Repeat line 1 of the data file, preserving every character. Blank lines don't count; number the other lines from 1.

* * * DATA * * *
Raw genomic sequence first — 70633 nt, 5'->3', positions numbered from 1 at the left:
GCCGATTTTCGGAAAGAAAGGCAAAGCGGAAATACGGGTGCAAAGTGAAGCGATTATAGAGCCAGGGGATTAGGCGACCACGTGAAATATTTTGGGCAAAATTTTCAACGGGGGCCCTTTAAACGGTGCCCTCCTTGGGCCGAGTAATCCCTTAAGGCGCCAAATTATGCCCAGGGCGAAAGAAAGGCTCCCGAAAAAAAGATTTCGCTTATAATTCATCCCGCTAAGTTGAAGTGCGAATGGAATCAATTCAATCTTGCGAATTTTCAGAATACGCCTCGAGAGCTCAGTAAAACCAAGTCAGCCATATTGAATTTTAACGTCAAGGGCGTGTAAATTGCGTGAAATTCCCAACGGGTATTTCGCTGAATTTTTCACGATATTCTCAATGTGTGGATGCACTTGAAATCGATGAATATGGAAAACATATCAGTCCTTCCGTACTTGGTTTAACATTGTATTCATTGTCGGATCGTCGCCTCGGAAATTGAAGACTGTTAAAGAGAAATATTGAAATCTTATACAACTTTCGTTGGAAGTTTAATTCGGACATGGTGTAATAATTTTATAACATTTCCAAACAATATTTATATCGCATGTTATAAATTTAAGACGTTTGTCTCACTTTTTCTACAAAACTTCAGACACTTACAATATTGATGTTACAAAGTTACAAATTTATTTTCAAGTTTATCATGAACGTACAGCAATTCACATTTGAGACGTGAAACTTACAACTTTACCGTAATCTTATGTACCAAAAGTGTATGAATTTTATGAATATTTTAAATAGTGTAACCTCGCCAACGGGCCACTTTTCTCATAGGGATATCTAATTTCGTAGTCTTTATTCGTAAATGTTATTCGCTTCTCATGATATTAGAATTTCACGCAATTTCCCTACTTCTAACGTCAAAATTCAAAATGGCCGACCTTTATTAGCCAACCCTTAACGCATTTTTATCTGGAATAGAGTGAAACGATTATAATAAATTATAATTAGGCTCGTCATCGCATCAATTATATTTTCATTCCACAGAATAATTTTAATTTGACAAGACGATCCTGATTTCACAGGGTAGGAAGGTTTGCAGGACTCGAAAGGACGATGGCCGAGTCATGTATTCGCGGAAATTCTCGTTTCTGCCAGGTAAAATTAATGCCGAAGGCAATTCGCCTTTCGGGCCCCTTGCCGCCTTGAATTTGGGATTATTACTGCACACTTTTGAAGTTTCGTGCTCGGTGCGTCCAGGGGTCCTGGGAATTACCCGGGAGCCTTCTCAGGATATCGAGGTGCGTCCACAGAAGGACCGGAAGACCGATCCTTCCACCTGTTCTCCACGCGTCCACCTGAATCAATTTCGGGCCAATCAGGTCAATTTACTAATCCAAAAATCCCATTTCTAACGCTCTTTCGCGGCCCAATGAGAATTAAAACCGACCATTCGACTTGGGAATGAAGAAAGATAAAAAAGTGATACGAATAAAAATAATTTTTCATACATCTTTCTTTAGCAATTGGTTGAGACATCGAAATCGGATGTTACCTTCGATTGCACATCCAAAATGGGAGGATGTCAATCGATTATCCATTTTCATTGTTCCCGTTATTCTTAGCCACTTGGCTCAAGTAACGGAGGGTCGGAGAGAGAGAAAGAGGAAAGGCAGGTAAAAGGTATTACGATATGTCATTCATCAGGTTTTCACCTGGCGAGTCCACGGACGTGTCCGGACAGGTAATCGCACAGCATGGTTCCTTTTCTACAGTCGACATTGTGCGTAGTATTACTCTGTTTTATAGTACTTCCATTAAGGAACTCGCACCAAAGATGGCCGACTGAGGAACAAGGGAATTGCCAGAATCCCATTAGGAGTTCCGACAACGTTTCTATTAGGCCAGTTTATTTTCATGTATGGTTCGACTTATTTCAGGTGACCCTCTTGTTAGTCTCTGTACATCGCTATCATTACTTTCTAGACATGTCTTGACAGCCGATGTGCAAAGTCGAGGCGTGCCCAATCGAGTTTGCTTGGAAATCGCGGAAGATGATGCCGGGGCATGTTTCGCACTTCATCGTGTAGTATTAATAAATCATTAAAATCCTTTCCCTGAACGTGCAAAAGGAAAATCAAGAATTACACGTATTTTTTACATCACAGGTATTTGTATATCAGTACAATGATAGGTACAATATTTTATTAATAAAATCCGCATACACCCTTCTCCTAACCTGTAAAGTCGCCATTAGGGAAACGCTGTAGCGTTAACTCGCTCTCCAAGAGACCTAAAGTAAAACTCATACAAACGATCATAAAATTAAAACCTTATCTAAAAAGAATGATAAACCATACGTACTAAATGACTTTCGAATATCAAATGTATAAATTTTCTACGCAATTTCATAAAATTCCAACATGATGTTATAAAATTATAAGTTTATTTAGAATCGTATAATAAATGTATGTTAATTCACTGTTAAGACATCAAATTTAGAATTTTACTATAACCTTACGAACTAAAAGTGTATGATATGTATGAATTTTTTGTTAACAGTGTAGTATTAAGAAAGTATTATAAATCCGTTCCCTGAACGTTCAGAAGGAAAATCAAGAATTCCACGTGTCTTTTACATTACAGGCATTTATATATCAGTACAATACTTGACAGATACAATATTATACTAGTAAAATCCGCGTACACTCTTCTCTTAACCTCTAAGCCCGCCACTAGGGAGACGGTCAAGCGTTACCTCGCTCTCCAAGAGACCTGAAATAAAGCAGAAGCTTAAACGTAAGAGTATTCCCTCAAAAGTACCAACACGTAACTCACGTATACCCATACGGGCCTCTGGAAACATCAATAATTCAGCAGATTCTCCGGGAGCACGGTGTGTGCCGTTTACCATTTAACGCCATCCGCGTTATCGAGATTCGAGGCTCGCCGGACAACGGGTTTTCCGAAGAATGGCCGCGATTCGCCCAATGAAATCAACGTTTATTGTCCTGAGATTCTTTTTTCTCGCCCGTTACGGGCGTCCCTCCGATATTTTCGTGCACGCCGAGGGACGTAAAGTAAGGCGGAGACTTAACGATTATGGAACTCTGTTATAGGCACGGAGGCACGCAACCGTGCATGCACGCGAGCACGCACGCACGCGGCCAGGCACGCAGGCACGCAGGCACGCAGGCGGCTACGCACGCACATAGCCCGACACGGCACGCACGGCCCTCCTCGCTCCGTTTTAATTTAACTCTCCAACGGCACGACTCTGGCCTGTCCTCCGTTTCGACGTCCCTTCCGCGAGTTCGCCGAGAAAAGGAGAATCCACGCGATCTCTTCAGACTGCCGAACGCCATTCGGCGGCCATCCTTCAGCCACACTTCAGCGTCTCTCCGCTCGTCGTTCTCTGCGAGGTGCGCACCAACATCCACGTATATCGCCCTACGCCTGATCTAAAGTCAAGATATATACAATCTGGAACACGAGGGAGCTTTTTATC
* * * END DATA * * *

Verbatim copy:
Raw genomic sequence first — 70633 nt, 5'->3', positions numbered from 1 at the left: